OECD Economic Surveys: Czech Republic 2006
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OECD Economic Surveys: Czech Republic 2006

This 2006 edition of OECD's periodic review of the Czech economy finds that economic growth prospects have improved and that monetary conditions are good, but that much work is needed in public spending reform, improving the labour market, and enhancing the business environment. Special chapters examine pension reform, fiscal sustainability of state and municipal governments, modernising the education system, and boosting innovation.
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OECD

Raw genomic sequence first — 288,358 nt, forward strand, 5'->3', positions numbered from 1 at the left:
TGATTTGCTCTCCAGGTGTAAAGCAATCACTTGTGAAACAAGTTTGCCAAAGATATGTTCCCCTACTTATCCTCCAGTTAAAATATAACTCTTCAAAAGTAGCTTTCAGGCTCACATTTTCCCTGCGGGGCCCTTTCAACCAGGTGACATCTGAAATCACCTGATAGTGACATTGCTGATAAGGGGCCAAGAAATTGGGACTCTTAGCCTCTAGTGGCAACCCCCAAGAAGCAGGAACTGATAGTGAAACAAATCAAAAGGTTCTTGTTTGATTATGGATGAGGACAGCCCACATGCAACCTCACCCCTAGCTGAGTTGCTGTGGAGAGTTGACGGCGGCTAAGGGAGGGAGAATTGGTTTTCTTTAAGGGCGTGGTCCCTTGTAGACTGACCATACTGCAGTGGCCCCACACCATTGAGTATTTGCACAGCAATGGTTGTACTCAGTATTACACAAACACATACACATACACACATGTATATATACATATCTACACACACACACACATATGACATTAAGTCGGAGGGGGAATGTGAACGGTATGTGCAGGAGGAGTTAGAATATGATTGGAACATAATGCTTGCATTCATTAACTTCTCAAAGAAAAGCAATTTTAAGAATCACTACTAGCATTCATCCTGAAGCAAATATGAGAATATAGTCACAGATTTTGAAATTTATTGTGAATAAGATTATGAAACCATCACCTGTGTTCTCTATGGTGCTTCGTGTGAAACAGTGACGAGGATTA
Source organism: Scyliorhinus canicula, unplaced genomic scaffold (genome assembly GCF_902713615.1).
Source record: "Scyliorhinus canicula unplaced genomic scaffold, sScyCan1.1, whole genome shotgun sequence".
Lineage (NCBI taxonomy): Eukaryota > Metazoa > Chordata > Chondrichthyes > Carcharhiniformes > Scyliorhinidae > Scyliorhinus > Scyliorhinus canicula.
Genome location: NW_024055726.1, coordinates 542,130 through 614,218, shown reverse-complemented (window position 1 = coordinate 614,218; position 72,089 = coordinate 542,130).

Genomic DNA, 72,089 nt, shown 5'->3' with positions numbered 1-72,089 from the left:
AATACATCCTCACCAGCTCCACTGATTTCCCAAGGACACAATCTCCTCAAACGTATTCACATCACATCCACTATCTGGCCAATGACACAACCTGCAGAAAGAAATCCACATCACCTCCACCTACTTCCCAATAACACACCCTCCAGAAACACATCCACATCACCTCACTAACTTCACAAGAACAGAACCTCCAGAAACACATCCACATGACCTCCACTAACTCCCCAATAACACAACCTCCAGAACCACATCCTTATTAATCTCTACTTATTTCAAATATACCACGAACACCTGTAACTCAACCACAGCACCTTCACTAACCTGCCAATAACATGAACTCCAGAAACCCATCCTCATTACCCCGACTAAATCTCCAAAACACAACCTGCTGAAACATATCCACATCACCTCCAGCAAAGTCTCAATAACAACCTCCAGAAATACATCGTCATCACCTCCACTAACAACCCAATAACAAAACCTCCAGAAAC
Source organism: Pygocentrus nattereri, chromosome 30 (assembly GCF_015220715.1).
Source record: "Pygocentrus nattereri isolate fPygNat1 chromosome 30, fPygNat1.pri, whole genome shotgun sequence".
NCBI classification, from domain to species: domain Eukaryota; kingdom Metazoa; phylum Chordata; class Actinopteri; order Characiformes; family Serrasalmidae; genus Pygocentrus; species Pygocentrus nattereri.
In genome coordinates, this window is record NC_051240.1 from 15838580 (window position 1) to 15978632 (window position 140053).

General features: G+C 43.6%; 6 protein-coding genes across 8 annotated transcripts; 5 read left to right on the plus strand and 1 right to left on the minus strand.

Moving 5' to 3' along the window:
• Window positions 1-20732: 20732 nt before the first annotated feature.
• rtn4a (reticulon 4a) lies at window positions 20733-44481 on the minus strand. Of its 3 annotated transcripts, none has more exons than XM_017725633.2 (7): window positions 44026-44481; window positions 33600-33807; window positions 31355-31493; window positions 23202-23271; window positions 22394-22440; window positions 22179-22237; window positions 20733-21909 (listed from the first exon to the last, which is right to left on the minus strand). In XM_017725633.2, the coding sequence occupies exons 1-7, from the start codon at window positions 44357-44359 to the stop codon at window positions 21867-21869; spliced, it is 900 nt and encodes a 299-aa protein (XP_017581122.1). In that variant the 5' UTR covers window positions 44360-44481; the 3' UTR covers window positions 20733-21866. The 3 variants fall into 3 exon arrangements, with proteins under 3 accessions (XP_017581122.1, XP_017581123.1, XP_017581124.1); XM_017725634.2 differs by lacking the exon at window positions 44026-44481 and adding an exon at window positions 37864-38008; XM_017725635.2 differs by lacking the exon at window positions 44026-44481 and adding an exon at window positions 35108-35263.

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Between 2002 and 2005, annual growth in GDP per capita has risen from a little under 2% to 6%, and shifted above the average for other east-European OECD countries. Past reforms and accession to the European Union are contributing to further expansion of exportdriven manufacturing, backed by foreign-direct investment. Indeed, the trade balance has become positive. Nevertheless, catch-up with more advanced economies is some way off and maintaining this performance will require continued reform. Entry to the euro area is aimed for in 2010 and this may provide an additional fillip to growth. In addition, the current government has published a blueprint for reform, the Economic Growth Strategy. It contains a large number of detailed proposals, many of which echo past and present OECD recommendations, and should be used as a catalyst for change. The most important measures have to be taken in fiscal policy; it is very important that the next government faces up to the considerable challenge of putting deficits on a sustainable track through public-spending reform. Policy will also have to push ahead in making improvements to the labour market, including the skills base, and with measures to enhance the business environment.
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